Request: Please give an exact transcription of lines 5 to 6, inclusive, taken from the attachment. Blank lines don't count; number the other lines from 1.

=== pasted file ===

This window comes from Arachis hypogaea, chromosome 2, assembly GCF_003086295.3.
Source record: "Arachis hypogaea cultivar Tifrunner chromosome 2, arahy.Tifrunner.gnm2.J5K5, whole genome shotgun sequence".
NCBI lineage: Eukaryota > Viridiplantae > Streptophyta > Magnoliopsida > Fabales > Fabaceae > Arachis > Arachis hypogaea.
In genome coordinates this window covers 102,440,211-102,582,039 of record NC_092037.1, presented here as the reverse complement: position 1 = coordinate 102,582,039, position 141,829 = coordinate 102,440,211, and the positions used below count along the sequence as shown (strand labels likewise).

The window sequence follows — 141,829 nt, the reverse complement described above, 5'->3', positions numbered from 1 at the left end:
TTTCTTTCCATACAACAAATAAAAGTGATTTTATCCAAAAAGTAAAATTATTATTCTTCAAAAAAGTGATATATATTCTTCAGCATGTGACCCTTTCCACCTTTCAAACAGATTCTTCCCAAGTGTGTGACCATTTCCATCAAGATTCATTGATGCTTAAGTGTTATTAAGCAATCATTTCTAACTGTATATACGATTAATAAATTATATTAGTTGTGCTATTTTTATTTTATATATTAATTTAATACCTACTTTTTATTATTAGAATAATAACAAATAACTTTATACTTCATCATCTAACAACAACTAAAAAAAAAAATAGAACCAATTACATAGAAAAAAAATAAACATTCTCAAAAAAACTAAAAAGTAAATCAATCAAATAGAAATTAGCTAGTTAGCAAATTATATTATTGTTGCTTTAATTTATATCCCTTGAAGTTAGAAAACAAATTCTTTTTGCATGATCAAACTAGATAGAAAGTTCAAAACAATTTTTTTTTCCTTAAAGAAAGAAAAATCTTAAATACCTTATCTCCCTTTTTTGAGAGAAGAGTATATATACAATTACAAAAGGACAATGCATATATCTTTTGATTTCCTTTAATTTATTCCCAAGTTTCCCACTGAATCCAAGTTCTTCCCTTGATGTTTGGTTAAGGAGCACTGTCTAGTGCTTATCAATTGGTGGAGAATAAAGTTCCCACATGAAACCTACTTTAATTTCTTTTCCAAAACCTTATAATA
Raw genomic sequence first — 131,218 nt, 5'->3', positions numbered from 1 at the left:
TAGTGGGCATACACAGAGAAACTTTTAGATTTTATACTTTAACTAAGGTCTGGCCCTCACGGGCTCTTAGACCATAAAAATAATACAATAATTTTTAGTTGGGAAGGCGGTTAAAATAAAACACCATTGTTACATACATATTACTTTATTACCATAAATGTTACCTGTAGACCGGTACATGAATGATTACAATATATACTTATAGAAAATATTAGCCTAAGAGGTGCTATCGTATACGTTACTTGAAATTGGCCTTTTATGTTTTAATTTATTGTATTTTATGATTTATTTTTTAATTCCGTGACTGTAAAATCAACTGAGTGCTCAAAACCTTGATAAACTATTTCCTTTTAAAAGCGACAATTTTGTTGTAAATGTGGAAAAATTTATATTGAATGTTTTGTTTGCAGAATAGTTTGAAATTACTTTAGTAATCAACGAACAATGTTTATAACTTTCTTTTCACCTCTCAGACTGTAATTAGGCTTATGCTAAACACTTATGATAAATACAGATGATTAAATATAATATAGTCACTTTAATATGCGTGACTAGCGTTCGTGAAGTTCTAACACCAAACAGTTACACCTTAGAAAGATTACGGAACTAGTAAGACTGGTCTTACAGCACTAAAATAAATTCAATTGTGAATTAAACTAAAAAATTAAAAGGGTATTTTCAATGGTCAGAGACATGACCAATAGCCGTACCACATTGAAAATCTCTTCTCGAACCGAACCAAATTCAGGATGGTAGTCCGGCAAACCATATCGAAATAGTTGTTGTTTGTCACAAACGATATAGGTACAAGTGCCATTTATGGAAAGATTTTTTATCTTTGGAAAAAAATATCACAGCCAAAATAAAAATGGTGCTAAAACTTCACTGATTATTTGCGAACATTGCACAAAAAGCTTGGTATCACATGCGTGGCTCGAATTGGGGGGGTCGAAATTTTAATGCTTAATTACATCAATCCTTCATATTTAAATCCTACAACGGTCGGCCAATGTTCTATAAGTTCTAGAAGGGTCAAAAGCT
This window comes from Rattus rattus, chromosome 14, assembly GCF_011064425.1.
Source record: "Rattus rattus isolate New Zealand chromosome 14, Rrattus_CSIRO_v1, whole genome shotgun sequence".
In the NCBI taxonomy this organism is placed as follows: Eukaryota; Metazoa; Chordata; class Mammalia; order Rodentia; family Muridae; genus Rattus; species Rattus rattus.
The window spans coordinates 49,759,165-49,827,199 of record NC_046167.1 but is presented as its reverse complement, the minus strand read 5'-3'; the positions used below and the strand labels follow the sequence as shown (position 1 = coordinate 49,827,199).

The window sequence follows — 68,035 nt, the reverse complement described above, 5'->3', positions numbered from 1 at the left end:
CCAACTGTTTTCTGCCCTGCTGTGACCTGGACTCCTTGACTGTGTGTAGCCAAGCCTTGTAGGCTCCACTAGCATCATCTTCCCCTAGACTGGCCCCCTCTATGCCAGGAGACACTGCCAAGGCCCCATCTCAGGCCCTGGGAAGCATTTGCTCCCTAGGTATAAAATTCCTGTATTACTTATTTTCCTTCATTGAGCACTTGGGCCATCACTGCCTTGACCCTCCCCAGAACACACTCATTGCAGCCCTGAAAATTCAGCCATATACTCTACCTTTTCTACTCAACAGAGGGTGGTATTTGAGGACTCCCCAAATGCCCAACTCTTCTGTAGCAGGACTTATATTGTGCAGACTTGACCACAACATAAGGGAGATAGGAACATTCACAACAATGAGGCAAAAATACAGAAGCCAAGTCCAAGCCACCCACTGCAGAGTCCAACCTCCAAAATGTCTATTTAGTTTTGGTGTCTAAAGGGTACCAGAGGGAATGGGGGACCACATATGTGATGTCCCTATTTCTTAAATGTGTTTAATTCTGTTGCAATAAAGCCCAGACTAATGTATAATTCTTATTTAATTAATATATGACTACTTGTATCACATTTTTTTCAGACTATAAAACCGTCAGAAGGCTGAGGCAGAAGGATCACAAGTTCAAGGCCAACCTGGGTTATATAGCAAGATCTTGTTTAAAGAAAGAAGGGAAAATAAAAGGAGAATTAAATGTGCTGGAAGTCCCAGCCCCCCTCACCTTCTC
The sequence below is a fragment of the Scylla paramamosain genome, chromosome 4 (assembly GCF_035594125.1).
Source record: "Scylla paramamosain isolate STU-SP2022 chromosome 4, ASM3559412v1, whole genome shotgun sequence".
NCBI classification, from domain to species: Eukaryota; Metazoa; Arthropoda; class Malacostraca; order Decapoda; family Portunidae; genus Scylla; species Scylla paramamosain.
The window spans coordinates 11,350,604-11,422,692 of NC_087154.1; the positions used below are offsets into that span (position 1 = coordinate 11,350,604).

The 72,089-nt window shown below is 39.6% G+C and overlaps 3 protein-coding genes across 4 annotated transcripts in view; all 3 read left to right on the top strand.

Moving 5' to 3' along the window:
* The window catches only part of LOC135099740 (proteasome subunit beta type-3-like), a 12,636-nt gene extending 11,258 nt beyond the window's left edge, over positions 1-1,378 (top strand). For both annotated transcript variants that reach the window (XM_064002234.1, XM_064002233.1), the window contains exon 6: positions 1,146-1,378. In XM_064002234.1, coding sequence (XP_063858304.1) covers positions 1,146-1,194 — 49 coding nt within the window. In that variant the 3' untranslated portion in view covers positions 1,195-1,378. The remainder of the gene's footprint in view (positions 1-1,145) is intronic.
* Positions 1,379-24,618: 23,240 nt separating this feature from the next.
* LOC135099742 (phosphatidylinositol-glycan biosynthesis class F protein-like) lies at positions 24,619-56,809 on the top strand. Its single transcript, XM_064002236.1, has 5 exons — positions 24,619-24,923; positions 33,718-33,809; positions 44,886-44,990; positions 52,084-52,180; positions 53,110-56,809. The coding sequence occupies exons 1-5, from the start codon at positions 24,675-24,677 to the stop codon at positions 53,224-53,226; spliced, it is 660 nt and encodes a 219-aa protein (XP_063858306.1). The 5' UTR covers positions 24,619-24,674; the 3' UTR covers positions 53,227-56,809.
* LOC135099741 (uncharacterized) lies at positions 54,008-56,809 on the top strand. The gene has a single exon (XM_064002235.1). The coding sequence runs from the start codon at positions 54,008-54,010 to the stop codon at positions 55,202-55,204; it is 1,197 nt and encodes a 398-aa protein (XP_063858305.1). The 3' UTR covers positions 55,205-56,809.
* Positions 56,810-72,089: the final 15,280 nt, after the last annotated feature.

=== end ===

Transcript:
The window sequence follows — 141,829 nt, the reverse complement described above, 5'->3', positions numbered from 1 at the left end:
TTTCTTTCCATACAACAAATAAAAGTGATTTTATCCAAAAAGTAAAATTATTATTCTTCAAAAAAGTGATATATATTCTTCAGCATGTGACCCTTTCCACCTTTCAAACAGATTCTTCCCAAGTGTGTGACCATTTCCATCAAGATTCATTGATGCTTAAGTGTTATTAAGCAATCATTTCTAACTGTATATACGATTAATAAATTATATTAGTTGTGCTATTTTTATTTTATATATTAATTTAATACCTACTTTTTATTATTAGAATAATAACAAATAACTTTATACTTCATCATCTAACAACAACTAAAAAAAAAAATAGAACCAATTACATAGAAAAAAAATAAACATTCTCAAAAAAACTAAAAAGTAAATCAATCAAATAGAAATTAGCTAGTTAGCAAATTATATTATTGTTGCTTTAATTTATATCCCTTGAAGTTAGAAAACAAATTCTTTTTGCATGATCAAACTAGATAGAAAGTTCAAAACAATTTTTTTTTCCTTAAAGAAAGAAAAATCTTAAATACCTTATCTCCCTTTTTTGAGAGAAGAGTATATATACAATTACAAAAGGACAATGCATATATCTTTTGATTTCCTTTAATTTATTCCCAAGTTTCCCACTGAATCCAAGTTCTTCCCTTGATGTTTGGTTAAGGAGCACTGTCTAGTGCTTATCAATTGGTGGAGAATAAAGTTCCCACATGAAACCTACTTTAATTTCTTTTCCAAAACCTTATAATA